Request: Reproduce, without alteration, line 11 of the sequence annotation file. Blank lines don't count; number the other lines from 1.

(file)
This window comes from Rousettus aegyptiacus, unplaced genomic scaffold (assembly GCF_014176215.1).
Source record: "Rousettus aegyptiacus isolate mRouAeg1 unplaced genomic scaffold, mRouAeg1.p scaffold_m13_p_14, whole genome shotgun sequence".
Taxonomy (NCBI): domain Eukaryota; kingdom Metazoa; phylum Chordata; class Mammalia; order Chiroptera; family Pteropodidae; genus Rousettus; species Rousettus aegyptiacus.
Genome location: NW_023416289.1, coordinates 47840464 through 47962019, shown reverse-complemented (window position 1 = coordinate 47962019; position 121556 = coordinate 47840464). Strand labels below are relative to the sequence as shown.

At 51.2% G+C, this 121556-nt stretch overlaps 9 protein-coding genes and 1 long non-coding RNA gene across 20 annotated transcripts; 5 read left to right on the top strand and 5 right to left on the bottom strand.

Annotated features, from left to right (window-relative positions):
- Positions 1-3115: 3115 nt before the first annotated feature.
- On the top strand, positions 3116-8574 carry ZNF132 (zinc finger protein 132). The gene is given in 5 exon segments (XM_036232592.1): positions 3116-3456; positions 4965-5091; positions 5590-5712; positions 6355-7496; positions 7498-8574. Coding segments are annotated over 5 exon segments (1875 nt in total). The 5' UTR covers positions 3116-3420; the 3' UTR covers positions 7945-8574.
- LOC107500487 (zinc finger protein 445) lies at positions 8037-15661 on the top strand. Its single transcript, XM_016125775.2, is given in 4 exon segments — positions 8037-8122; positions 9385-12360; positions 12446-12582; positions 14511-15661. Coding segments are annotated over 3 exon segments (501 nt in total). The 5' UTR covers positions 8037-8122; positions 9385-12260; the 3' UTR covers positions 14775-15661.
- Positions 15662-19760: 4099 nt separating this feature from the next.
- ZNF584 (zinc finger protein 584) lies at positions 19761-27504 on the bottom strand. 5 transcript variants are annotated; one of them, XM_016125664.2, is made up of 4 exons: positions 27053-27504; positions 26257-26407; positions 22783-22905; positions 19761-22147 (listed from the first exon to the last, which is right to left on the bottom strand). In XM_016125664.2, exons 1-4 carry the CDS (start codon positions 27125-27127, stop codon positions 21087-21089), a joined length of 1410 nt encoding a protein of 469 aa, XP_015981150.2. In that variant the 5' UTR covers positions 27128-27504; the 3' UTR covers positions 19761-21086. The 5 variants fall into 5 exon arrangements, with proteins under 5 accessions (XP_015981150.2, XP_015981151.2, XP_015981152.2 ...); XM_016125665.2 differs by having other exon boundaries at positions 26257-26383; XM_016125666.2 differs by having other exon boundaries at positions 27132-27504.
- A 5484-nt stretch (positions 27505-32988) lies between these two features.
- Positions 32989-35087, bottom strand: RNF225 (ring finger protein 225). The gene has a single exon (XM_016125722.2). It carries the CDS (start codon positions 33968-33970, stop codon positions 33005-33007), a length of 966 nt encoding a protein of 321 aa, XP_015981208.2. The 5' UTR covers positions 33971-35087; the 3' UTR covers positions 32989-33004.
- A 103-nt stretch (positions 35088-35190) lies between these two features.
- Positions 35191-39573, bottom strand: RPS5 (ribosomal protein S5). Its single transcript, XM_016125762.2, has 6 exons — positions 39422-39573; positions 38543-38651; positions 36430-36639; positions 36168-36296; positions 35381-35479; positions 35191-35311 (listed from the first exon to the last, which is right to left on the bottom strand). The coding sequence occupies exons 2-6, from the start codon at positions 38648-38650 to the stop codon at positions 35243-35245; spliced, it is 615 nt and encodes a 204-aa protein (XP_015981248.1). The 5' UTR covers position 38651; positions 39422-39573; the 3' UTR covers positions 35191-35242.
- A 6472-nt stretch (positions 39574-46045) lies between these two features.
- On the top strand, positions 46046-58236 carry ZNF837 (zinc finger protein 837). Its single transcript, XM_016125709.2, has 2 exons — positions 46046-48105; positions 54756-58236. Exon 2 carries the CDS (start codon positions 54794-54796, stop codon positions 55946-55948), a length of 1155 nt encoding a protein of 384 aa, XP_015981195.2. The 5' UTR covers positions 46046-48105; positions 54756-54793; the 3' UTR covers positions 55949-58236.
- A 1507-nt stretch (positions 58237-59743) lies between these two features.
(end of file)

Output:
- ZNF584 (zinc finger protein 584) lies at positions 19761-27504 on the bottom strand. 5 transcript variants are annotated; one of them, XM_016125664.2, is made up of 4 exons: positions 27053-27504; positions 26257-26407; positions 22783-22905; positions 19761-22147 (listed from the first exon to the last, which is right to left on the bottom strand). In XM_016125664.2, exons 1-4 carry the CDS (start codon positions 27125-27127, stop codon positions 21087-21089), a joined length of 1410 nt encoding a protein of 469 aa, XP_015981150.2. In that variant the 5' UTR covers positions 27128-27504; the 3' UTR covers positions 19761-21086. The 5 variants fall into 5 exon arrangements, with proteins under 5 accessions (XP_015981150.2, XP_015981151.2, XP_015981152.2 ...); XM_016125665.2 differs by having other exon boundaries at positions 26257-26383; XM_016125666.2 differs by having other exon boundaries at positions 27132-27504.